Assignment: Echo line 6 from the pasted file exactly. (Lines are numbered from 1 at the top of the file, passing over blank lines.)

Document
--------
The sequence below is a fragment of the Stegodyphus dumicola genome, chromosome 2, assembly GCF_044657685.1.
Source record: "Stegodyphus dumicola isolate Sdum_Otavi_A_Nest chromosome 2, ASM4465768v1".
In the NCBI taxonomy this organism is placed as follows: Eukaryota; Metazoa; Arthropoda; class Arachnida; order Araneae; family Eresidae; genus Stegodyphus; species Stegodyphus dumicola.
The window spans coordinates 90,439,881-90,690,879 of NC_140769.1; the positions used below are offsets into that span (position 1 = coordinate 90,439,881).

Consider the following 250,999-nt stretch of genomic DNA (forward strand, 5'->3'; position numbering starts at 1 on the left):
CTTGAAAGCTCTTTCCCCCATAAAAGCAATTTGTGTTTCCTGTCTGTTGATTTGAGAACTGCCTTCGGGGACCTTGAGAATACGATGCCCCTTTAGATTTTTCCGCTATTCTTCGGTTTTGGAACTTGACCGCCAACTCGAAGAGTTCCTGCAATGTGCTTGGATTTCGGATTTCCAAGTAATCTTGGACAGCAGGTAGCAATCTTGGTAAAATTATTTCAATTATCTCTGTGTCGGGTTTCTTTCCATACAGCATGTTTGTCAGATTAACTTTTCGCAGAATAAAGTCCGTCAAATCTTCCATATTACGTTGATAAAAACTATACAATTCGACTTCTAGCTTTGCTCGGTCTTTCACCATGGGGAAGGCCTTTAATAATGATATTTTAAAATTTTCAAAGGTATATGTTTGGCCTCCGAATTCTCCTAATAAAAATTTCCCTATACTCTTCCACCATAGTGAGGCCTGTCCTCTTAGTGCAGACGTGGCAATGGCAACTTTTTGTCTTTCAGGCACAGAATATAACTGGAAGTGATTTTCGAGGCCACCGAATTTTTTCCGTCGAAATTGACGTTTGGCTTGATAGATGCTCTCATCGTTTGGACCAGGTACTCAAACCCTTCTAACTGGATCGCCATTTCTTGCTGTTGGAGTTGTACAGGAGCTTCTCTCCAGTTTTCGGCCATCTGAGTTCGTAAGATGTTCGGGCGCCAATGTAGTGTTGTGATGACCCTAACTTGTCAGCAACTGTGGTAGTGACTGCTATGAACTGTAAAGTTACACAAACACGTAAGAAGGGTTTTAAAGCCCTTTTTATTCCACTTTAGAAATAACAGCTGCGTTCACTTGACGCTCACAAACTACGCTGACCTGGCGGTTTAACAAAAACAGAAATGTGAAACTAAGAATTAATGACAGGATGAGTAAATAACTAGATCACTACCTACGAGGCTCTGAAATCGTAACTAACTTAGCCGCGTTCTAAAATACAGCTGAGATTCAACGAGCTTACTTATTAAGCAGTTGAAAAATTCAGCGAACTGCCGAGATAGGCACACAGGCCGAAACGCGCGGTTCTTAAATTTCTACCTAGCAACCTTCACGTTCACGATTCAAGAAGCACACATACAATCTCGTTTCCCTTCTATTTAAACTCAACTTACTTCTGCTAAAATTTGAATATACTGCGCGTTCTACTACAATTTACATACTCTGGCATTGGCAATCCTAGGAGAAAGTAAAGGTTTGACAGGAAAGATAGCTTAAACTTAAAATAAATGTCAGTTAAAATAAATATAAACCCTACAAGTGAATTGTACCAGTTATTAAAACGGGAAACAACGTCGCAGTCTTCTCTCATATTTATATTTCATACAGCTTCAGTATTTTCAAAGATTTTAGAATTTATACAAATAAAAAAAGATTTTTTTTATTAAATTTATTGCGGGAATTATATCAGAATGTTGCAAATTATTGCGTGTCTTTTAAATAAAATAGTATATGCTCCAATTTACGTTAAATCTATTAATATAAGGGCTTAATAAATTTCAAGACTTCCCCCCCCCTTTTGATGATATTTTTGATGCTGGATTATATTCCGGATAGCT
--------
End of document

CTTGAAAGCTCTTTCCCCCATAAAAGCAATTTGTGTTTCCTGTCTGTTGATTTGAGAACTGCCTTCGGGGACCTTGAGAATACGATGCCCCTTTAGATTTTTCCGCTATTCTTCGGTTTTGGAACTTGACCGCCAACTCGAAGAGTTCCTGCAATGTGCTTGGATTTCGGATTTCCAAGTAATCTTGGACAGCAGGTAGCAATCTTGGTAAAATTATTTCAATTATCTCTGTGTCGGGTTTCTTTCCATACAGCATGTTTGTCAGATTAACTTTTCGCAGAATAAAGTCCGTCAAATCTTCCATATTACGTTGATAAAAACTATACAATTCGACTTCTAGCTTTGCTCGGTCTTTCACCATGGGGAAGGCCTTTAATAATGATATTTTAAAATTTTCAAAGGTATATGTTTGGCCTCCGAATTCTCCTAATAAAAATTTCCCTATACTCTTCCACCATAGTGAGGCCTGTCCTCTTAGTGCAGACGTGGCAATGGCAACTTTTTGTCTTTCAGGCACAGAATATAACTGGAAGTGATTTTCGAGGCCACCGAATTTTTTCCGTCGAAATTGACGTTTGGCTTGATAGATGCTCTCATCGTTTGGACCAGGTACTCAAACCCTTCTAACTGGATCGCCATTTCTTGCTGTTGGAGTTGTACAGGAGCTTCTCTCCAGTTTTCGGCCATCTGAGTTCGTAAGATGTTCGGGCGCCAATGTAGTGTTGTGATGACCCTAACTTGTCAGCAACTGTGGTAGTGACTGCTATGAACTGTAAAGTTACACAAACACGTAAGAAGGGTTTTAAAGCCCTTTTTATTCCACTTTAGAAATAACAGCTGCGTTCACTTGACGCTCACAAACTACGCTGACCTGGCGGTTTAACAAAAACAGAAATGTGAAACTAAGAATTAATGACAGGATGAGTAAATAACTAGATCACTACCTACGAGGCTCTGAAATCGTAACTAACTTAGCCGCGTTCTAAAATACAGCTGAGATTCAACGAGCTTACTTATTAAGCAGTTGAAAAATTCAGCGAACTGCCGAGATAGGCACACAGGCCGAAACGCGCGGTTCTTAAATTTCTACCTAGCAACCTTCACGTTCACGATTCAAGAAGCACACATACAATCTCGTTTCCCTTCTATTTAAACTCAACTTACTTCTGCTAAAATTTGAATATACTGCGCGTTCTACTACAATTTACATACTCTGGCATTGGCAATCCTAGGAGAAAGTAAAGGTTTGACAGGAAAGATAGCTTAAACTTAAAATAAATGTCAGTTAAAATAAATATAAACCCTACAAGTGAATTGTACCAGTTATTAAAACGGGAAACAACGTCGCAGTCTTCTCTCATATTTATATTTCATACAGCTTCAGTATTTTCAAAGATTTTAGAATTTATACAAATAAAAAAAGATTTTTTTTATTAAATTTATTGCGGGAATTATATCAGAATGTTGCAAATTATTGCGTGTCTTTTAAATAAAATAGTATATGCTCCAATTTACGTTAAATCTATTAATATAAGGGCTTAATAAATTTCAAGACTTCCCCCCCCCTTTTGATGATATTTTTGATGCTGGATTATATTCCGGATAGCT